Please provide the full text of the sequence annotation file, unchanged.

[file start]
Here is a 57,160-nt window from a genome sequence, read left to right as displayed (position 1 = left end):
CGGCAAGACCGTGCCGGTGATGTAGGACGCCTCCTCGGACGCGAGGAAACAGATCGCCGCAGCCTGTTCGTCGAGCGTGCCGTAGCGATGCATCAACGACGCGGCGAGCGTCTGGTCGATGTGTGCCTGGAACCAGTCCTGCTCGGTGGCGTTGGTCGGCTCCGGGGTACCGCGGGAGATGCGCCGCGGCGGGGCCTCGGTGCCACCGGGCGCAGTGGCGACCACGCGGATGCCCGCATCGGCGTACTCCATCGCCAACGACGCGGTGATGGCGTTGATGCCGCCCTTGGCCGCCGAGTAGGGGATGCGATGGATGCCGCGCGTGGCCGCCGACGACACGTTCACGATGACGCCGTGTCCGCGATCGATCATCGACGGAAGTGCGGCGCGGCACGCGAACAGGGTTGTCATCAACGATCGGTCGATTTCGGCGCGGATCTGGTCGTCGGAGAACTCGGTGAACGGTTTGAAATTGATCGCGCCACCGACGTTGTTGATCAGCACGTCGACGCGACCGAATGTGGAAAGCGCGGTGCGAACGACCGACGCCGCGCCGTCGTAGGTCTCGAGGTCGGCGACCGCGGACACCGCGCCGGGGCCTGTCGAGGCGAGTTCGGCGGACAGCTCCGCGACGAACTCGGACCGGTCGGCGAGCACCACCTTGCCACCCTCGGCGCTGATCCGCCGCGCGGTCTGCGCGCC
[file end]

Here is a 57,160-nt window from a genome sequence, read left to right as displayed (position 1 = left end):
CGGCAAGACCGTGCCGGTGATGTAGGACGCCTCCTCGGACGCGAGGAAACAGATCGCCGCAGCCTGTTCGTCGAGCGTGCCGTAGCGATGCATCAACGACGCGGCGAGCGTCTGGTCGATGTGTGCCTGGAACCAGTCCTGCTCGGTGGCGTTGGTCGGCTCCGGGGTACCGCGGGAGATGCGCCGCGGCGGGGCCTCGGTGCCACCGGGCGCAGTGGCGACCACGCGGATGCCCGCATCGGCGTACTCCATCGCCAACGACGCGGTGATGGCGTTGATGCCGCCCTTGGCCGCCGAGTAGGGGATGCGATGGATGCCGCGCGTGGCCGCCGACGACACGTTCACGATGACGCCGTGTCCGCGATCGATCATCGACGGAAGTGCGGCGCGGCACGCGAACAGGGTTGTCATCAACGATCGGTCGATTTCGGCGCGGATCTGGTCGTCGGAGAACTCGGTGAACGGTTTGAAATTGATCGCGCCACCGACGTTGTTGATCAGCACGTCGACGCGACCGAATGTGGAAAGCGCGGTGCGAACGACCGACGCCGCGCCGTCGTAGGTCTCGAGGTCGGCGACCGCGGACACCGCGCCGGGGCCTGTCGAGGCGAGTTCGGCGGACAGCTCCGCGACGAACTCGGACCGGTCGGCGAGCACCACCTTGCCACCCTCGGCGCTGATCCGCCGCGCGGTCTGCGCGCC